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Metrical notation: - |- |- |- |- / - |- |- |- |- / - |- |- |- |- / - |- |- |- |- /Metrical foot type: iambic (- )Metrical foot number: pentameter (5 feet)Rhyme scheme: abab Rhyme (stanza position): cross (abab)Syllable pattern: .10Stanza: quatrain (4 lines)Genre(s): heroic quatrain, elegiac stanza, graveyard school, elegy Theme(s): hopelessness, vanity of life, night, social order, rural life, death ] [Era gia l' ora, che volge 'l disio A' naviganti, e 'ntenerisce 'l cuore Lo di ch' han detto a' dolci amici addio: E che lo nuovo peregrin d' amore Punge, se ode] — squilla di lontano Che paia 'l giorno pianger, che si muore.[For I see in my thoughts, my sweet fire, One cold tongue, and two beautiful closed eyes Will remain full of sparks after our death.] was begun at Stoke-Poges in the autumn of 1742, probably on the occasion of the funeral of Jonathan Rogers, on the 31st of October. (Price sixpence).'' There was a preface by Horace Walpole.In the winter of 1749, after the death of his aunt, Mary Antrobus, Gray resumed it at Cambridge, and finished it at Stoke early in June, 1750; and on the 12th of that month he sent a copy of it in MS.to Horace Walpole, who circulated it among his friends.He therefore had it published (anonymously) on February 16, 1751, by the great London publisher, Dodsley. Edition followed edition in rapid succession; it was translated into living and dead languages; and - a sure evidence of popularity - it was repeatedly parodied.The facts as to its publication, etc., may be found in Gosse's edition of "The ''Elegy Written in a Country Church-Yard'' was begun at Stoke-Poges in 1742, probably about the time of the death of Gray's uncle, Jonathan Rogers, who died there on the 21st of October.Accordingly, so soon as the 16th of February, there appeared anonymously ''. 1751, by Dodsley, & went thro' four editions, in two months; and afterwards a fifth, 6th, 7th, & 8th, 9th, 10th, & 11th; printed also in 1753 with Mr. there is a 2d edition; & again by Dodsley in his ; translated into Latin by Chr. at the British Museum, and that which belonged to Mason, and now belongs to Sir William Fraser, Bart., who printed a transcript of it in 100 copies in January 1884.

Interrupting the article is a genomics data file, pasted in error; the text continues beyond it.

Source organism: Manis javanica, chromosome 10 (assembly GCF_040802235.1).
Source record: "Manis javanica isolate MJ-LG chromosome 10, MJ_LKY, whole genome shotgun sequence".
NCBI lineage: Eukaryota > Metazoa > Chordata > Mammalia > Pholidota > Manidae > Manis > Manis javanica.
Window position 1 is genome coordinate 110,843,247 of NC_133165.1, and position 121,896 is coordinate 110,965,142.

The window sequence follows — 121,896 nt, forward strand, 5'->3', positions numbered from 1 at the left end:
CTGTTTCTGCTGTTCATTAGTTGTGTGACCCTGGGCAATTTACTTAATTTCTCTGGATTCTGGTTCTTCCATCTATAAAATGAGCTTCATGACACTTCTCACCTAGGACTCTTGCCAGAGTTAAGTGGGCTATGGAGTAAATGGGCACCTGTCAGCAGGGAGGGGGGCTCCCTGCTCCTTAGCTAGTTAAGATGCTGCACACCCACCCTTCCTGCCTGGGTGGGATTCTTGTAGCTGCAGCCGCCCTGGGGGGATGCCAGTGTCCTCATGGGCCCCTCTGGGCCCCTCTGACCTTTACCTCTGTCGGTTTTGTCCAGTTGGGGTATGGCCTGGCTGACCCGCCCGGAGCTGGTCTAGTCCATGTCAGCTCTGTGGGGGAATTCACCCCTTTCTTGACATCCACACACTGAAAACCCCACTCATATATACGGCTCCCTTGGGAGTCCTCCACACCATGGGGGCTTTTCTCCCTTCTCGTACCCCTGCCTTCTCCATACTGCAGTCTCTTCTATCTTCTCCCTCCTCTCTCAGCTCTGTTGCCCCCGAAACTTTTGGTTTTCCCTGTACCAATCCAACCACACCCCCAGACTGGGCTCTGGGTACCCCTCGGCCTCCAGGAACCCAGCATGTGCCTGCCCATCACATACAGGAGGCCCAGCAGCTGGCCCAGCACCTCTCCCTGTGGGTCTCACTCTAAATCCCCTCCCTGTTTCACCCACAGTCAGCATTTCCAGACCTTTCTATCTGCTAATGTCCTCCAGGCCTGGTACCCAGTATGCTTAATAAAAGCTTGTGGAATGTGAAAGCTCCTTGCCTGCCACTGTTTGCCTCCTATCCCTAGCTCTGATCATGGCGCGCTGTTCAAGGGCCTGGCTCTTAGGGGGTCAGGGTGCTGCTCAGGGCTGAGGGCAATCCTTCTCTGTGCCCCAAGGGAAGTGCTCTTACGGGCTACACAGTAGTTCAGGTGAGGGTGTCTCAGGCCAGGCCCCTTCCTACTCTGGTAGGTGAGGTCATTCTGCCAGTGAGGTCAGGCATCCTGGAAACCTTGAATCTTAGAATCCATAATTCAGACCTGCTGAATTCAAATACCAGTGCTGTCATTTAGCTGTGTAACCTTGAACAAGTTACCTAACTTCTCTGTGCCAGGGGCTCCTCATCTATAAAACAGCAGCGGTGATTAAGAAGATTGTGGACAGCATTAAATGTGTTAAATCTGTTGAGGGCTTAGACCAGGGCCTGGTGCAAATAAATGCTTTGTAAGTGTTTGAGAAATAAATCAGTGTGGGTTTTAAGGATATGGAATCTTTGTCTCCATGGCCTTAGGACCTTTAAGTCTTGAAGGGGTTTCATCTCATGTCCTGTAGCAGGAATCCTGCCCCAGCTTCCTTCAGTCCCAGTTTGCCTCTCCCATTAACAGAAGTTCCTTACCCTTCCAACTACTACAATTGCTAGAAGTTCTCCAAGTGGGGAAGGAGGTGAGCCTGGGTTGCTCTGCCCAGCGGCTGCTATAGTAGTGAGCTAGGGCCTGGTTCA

in the British Museum, and this copy is therefore referred to as the ''Egerton MS.'' The two other copies were among the ''books, manuscripts, coins, music printed or written, and papers of all kinds,'' which Gray bequeathed in his will to Mason, ''to preserve or destroy at his own discretion.'' These Mason bequeathed to Stonehewer (Fellow of St. Granville John Penn, of Stoke Park, for £100; in 1854 the MS. Gosse refers to it as the ''Mason MS.''; but it may not always belong to the Fraser family; and ''Mason MS.'' is not sufficiently distinctive, as the ''Pembroke MS.'' was also Mason's. seems to have been the rough draft, and contains a greater number of original readings and alterations, the other two apparently being made from it by Gray when he had almost ceased correcting the ''Elegy,'' I shall refer to it in the Notes and Various Readings as the ''Original MS.''" Edited with an introduction, life, notes and a bibliography by John Bradshaw. Gray added his after-thoughts without effacing the lines for which he meant to substitute them: this is characteristic of him, for he had a great aversion to erasure.
But this is all the genuine evidence I have been able to discover. xi, we find: ''It is highly probable that the Elegy in a Country Church-yard was begun also about this time'' (August, 1742).
Later editors state positively that it was begun in 1742 (Mitford, Gosse, Bradshaw, Rolfe, etc.).
If Dodsley do not do this immediately, he may as well let it alone.''Walpole lost no time, and on the 16th of February the poem was published in a quarto pamphlet, the following being the content of the title-page: - ''An Elegy Wrote in a Country Church Yard. - The poem was at once reproduced in the magazines; it appeared in the ''Magazine of Magazines'' on the 28th of February, in the ''London Magazine'' and in the ''Scots' Magazine,'' on the 31st of March, and in the ''Grand Magazine of Magazines'' on the 30th of April.
Gray has entered the following note in the margin of the Pembroke MS: - ''Publish'd in Febry.
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Yesterday I had the misfortune of receiving a letter from certain gentlemen (as their bookseller expresses it), who have taken the 'Magazine of Magazines' into their hands. As I am not at all disposed to be either so indulgent, or so correspondent as they desire, I have but one bad way left to escape the honour they would inflict upon me; and therefore am obliged to desire you would make Dodsley print it immediately (which may be done in less than a week's time), from your copy, but without my name, in what form is most convenient for him, but on his best paper and character; he must correct the press himself, and print it without any interval between the stanzas, because the sense is in some places continued beyond them; and the title must be, - 'Elegy, written in a Country Church-yard.' If he would add a line or two to say it came into his hands by accident, I should like it better. It was anonymous, and contained these prefatory remarks by Walpole: - - The following Poem came into my hands by Accident, if the general Approbation with which this little Piece has been spread, may be call'd by so slight a Term as Accident.